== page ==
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Pet-Friendly Universities: Eckerd College's Pet Policy

Wednesday, August 24, 2011 by Caitlin Moore

As we mentioned yesterday, more and more colleges are offering students pet-friendly on-campus housing options. Pets provide comfort, stress-relief, and companionship, and especially for first-year students and those coming from out of state, their friendly presence can make a daunting transition much easier to handle.

At the forefront of the pet-friendly university movement is Eckerd College in St. Petersburg, FL. Think of them as being like the Continental Airlines of colleges -- they have a solid pet program in place that has inspired the formulation of others across the nation, and they make pets' (and people's) well-being a priority.

Recently we interviewed Tonya Womack, the Staff Adviser to the Pet Council at Eckerd, who gave us the run-down on the school's policies, history and pet-friendly future. Thanks for sharing with us, Tonya, and have a great school year!


dog at eckerd

When and why did Eckerd begin allowing pets on campus?

According to our archives, in the 1972/73 academic year a pet policy was created.  The reason we started a pet council and created a pet policy was because we noticed that students were bringing their little creatures to campus and there were no policies or procedures to deal with issues that we might come up against.

How did you draft your pet policy?


Our policy was drafted by creating what would work best for the college.  Because there are only a handful of colleges or universities that have a pet policy, it was hard to turn to others for help. Staff and students have generated this policy, and we feel it represents what is best for us.

I don't believe the rules have changed.  They have more or less been adapted to fit the population as well as maintain the welfare of the animals. We have separated animals into two categories: pets, which are cats, dogs (under 40 pounds), rabbits, ducks, and ferrets, and domestic animals, which are fish, small birds, hamsters, gerbils, guinea pigs, amphibians, and reptiles.

We have adapted our policy so that students cannot bring animals to campus that the Pet Council would feel would not be sufficient for college life.  We do only have five houses on campus where a student can have a "pet." In all the remaining houses on campus, students can have a "domestic animal."

How has Eckerd been a model for other college pet programs?


Eckerd has been a model for other colleges and universities because we have been able to share our policies and procedures as well as given insight into what works and what doesn't work.  Schools are contacting us now with questions on how to propose the idea of having pets/animals on campus to the upper administration.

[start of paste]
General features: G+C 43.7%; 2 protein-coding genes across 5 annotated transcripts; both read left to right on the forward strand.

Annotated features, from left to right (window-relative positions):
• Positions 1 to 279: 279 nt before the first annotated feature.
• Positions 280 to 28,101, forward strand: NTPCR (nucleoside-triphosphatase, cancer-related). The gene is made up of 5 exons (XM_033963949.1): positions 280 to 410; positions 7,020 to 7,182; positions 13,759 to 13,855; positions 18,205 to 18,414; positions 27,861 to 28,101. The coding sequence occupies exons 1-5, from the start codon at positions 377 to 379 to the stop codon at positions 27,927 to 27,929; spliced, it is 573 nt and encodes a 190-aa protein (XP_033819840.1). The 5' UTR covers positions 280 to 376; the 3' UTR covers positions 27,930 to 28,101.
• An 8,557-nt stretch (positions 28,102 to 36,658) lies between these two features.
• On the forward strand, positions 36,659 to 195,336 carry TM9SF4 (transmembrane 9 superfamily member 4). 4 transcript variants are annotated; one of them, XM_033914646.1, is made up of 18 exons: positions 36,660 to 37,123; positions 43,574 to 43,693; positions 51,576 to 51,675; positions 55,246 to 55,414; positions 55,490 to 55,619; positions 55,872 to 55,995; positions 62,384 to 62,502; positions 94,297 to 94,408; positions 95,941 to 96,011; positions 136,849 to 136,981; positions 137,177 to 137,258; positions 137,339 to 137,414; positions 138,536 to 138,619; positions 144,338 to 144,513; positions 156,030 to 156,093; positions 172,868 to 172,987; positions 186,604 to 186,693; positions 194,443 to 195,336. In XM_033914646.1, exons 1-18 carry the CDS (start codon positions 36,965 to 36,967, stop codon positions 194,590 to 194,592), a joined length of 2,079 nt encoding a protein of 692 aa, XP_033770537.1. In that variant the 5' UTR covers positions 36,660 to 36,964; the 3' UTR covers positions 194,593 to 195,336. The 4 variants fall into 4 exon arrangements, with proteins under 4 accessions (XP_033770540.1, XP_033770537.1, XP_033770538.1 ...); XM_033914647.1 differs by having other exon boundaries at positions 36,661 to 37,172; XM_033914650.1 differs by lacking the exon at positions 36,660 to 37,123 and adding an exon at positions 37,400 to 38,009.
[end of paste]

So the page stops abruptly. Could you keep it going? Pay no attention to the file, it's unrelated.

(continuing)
Do you know of any instances where a student has specifically chosen to attend Eckerd because it is pet-friendly? 

There are several stories where students have chosen Eckerd because it is pet-friendly.  We recently filmed an episode of Must Love Cats on Animal Planet and the student stated that she chose Eckerd because we allowed pets.  She was able to be thousands miles away from home and bring her cat with her.  I believe that is typical of a lot of the stories that we hear.


Animal Planet's Must Love Cats from Eckerd College on Vimeo.



Do you have any memorable stories about pets on campus that you’d like to share?


I believe my favorite story to tell is the story of one student that had two ducks as pets.  Those ducks would follow her around everywhere she went. The student was also a Resident Advisor and a member of the Softball team. The ducks were well known and brought a sense of pride to the community because you could not go to any other college or university and say that there was a student that had a duck there.

ducks at eckerd

Do most students transport their pets to campus by car or by air? 

Most students transport their pets by car. There is a small majority that will transport them by air. Some students will purchase the domestic animals (like fish and turtles) once they arrive to campus if they choose.

Do you see this as growing trend or one that has leveled off? Do you have any changes or expansions in mind for the future?

This is definitely a growing trend. We have seen an increase in the number of students that have requested pet housing on campus. The Housing Department also increased the number of pet houses from four to five.  We have also been receiving a lot of national recognition about our pet policy that has assisted. Our Admissions Department also does a great job in letting prospective students know about this amazing feature of our campus life.

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Be sure to check in with us tomorrow, when we'll be back with more information about the rising trend of pet-friendly college life.

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